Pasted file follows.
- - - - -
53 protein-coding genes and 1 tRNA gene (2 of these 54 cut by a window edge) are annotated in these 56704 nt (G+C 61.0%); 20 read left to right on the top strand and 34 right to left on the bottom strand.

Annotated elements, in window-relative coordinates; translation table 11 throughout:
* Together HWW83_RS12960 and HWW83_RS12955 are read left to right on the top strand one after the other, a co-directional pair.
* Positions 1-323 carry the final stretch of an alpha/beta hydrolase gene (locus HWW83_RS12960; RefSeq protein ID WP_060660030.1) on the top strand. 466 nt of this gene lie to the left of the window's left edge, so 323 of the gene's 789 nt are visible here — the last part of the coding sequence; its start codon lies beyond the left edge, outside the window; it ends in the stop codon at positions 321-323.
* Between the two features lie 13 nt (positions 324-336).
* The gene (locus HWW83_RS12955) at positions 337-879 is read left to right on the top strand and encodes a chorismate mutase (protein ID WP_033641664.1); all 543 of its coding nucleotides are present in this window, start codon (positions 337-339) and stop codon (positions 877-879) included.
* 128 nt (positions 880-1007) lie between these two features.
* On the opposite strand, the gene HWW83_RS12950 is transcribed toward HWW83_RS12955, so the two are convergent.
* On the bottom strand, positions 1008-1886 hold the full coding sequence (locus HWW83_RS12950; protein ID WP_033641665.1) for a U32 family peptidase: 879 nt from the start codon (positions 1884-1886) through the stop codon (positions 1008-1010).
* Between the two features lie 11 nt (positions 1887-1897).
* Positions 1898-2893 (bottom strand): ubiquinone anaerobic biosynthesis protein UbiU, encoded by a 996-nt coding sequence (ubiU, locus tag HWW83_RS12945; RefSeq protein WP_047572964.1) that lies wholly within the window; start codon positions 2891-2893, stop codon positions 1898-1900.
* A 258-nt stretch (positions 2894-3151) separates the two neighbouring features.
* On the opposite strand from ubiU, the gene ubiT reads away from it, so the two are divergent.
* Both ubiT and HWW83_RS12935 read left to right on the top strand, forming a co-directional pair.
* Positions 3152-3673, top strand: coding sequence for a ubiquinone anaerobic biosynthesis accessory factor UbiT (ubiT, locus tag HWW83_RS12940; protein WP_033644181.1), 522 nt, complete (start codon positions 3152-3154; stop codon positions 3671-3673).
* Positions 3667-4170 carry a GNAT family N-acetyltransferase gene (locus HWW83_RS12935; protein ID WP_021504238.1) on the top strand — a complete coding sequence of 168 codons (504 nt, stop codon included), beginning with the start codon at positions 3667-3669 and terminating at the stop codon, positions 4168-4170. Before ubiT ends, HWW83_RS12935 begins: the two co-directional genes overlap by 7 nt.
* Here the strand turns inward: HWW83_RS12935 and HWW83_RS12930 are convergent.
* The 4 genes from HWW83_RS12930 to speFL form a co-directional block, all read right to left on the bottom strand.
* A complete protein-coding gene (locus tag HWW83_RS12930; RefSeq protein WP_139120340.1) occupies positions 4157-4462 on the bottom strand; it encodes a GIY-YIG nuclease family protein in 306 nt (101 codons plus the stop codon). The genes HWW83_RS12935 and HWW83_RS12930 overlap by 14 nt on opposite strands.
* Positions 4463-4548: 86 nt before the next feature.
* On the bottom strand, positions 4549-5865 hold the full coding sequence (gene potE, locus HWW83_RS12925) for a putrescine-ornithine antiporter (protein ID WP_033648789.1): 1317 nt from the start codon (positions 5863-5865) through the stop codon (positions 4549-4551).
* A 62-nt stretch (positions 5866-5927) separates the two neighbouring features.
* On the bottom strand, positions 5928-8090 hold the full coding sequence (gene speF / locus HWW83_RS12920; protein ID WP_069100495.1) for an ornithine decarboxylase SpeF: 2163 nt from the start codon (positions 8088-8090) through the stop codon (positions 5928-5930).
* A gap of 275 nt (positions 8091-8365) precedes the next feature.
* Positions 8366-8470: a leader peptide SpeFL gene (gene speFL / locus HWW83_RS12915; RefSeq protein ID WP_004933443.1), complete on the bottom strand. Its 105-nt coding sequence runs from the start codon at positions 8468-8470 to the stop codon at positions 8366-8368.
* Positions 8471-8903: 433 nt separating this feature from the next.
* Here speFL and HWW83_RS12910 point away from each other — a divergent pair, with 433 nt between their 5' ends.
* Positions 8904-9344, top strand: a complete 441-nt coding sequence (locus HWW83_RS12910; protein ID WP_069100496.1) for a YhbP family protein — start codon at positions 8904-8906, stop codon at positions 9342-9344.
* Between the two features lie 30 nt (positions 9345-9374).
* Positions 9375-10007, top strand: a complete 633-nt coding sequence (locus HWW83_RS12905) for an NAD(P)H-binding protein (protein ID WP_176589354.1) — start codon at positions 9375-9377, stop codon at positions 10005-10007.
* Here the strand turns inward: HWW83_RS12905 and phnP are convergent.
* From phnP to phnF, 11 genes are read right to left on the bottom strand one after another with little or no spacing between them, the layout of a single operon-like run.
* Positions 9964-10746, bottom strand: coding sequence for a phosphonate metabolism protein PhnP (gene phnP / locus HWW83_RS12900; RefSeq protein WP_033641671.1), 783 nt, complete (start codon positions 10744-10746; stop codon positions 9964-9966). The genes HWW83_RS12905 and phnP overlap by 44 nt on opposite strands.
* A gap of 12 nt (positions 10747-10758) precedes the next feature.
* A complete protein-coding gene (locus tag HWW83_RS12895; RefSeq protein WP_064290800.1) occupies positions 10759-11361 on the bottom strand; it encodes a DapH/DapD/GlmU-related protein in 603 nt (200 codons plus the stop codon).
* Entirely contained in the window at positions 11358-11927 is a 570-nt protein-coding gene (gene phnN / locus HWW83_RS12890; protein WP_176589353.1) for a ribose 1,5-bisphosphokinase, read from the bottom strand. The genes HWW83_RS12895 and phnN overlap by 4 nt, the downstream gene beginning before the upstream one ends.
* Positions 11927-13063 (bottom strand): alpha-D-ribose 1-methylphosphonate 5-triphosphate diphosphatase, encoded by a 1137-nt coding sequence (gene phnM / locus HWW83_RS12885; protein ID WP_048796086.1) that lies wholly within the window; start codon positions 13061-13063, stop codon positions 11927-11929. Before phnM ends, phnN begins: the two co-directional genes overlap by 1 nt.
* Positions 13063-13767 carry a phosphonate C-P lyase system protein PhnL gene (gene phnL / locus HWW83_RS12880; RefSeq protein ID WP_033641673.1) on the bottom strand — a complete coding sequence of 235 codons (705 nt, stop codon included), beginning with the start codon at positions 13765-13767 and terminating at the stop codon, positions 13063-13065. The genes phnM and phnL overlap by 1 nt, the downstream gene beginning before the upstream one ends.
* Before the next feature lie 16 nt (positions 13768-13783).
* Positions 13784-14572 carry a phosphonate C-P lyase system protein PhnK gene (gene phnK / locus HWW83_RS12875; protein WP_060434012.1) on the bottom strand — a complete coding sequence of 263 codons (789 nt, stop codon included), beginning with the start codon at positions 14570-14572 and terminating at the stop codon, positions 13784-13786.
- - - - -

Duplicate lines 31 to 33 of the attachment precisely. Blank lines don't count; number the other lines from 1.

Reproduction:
* Here the strand turns inward: HWW83_RS12905 and phnP are convergent.
* From phnP to phnF, 11 genes are read right to left on the bottom strand one after another with little or no spacing between them, the layout of a single operon-like run.
* Positions 9964-10746, bottom strand: coding sequence for a phosphonate metabolism protein PhnP (gene phnP / locus HWW83_RS12900; RefSeq protein WP_033641671.1), 783 nt, complete (start codon positions 10744-10746; stop codon positions 9964-9966). The genes HWW83_RS12905 and phnP overlap by 44 nt on opposite strands.